Atul Bhalla

I grew up listening to my grandmother, Sanyogita Devi, tal about her school days in pre-partition India, of her father sending her to a convent school where most of her classmates were British. The classmates loved her lunch of aloo, gobhi or methi paranthas and they constantly mispronounced her name.

She also loved telling me about her visits to Murree, a hill station near Rawalpindi, the air, the trees and her walks with her sister in the hills, you must go to Murree when you are able to cross the border. ”

My father, Mohinder Pal Bhalla, was thirteen years of age and already inclined to become a writer when partition was announced. And his childhood visit to Lahore continued to fascinate him even when he had settled in India. Sometimes, while contemplating on his novels and unfinished memoirs, he would often say aloud ‘ Lahore should have become the capital’.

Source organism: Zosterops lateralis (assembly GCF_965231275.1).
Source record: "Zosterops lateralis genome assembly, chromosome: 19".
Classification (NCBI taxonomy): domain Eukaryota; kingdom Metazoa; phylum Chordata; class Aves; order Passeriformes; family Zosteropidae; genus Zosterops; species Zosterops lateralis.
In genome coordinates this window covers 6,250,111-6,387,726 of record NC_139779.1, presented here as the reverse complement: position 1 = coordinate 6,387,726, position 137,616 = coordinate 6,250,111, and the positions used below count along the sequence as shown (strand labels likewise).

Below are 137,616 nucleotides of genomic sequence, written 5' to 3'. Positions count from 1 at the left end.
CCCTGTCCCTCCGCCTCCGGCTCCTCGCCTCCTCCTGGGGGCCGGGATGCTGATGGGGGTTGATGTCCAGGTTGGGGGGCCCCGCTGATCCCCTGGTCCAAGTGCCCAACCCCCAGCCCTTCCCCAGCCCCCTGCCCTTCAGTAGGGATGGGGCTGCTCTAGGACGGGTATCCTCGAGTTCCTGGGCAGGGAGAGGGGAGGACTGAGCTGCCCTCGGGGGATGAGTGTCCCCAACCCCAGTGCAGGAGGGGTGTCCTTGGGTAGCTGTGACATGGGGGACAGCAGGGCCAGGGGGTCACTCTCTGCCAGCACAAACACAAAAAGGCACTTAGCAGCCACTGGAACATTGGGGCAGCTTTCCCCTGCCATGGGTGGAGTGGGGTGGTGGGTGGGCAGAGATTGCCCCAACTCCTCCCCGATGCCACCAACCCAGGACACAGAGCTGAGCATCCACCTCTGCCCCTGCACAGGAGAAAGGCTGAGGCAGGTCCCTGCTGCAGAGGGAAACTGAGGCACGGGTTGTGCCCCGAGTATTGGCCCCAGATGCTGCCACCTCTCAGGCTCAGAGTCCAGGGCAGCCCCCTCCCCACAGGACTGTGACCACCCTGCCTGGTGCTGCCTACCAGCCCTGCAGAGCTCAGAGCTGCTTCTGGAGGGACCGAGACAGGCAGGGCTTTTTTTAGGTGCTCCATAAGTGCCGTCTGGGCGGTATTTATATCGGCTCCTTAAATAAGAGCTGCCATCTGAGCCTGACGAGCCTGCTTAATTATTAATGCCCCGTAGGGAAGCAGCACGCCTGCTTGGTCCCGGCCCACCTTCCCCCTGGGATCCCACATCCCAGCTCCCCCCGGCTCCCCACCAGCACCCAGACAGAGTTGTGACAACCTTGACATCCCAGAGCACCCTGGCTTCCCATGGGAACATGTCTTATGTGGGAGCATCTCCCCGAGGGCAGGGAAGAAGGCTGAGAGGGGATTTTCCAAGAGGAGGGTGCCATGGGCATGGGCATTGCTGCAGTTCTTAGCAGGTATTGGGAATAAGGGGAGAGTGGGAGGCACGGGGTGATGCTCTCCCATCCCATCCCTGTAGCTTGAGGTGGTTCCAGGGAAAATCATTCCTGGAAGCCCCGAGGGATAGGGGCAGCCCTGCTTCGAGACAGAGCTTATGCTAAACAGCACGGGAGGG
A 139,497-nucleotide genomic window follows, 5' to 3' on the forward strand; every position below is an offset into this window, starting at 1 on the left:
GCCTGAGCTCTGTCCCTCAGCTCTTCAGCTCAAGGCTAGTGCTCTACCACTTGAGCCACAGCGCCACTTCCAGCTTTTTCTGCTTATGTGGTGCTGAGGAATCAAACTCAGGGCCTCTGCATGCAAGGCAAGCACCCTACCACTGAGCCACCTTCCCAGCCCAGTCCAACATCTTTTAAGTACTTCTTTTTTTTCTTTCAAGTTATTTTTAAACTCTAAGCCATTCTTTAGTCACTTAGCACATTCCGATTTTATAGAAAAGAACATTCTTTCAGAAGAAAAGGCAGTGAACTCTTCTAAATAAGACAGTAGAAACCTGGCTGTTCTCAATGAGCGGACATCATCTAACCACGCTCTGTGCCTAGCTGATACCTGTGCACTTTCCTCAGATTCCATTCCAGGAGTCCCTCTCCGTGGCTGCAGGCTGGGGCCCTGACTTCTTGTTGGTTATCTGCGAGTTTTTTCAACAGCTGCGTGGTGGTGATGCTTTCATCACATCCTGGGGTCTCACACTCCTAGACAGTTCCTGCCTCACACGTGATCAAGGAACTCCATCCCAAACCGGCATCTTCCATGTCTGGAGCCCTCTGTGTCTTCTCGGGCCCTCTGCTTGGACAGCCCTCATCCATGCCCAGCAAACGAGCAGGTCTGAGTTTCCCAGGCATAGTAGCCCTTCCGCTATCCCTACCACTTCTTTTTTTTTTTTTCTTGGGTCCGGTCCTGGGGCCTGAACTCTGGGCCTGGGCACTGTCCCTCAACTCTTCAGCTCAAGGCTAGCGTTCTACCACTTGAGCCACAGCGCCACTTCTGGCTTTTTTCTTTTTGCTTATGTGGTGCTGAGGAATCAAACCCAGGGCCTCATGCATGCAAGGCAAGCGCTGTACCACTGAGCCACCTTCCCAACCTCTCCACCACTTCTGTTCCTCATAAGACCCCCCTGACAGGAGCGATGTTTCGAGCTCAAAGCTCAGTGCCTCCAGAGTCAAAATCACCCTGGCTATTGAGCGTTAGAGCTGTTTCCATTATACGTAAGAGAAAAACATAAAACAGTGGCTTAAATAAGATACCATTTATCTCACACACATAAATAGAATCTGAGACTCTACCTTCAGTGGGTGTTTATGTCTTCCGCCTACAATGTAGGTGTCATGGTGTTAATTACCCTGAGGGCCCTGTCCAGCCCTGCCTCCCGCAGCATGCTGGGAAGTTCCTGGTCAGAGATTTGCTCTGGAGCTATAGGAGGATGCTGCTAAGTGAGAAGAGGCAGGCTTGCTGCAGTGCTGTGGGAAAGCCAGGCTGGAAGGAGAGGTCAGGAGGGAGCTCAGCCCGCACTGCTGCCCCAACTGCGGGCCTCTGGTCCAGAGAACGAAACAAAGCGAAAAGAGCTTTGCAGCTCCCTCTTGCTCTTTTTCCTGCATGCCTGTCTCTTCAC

Then he would stay silent.

I am still waiting for my time to cross the border!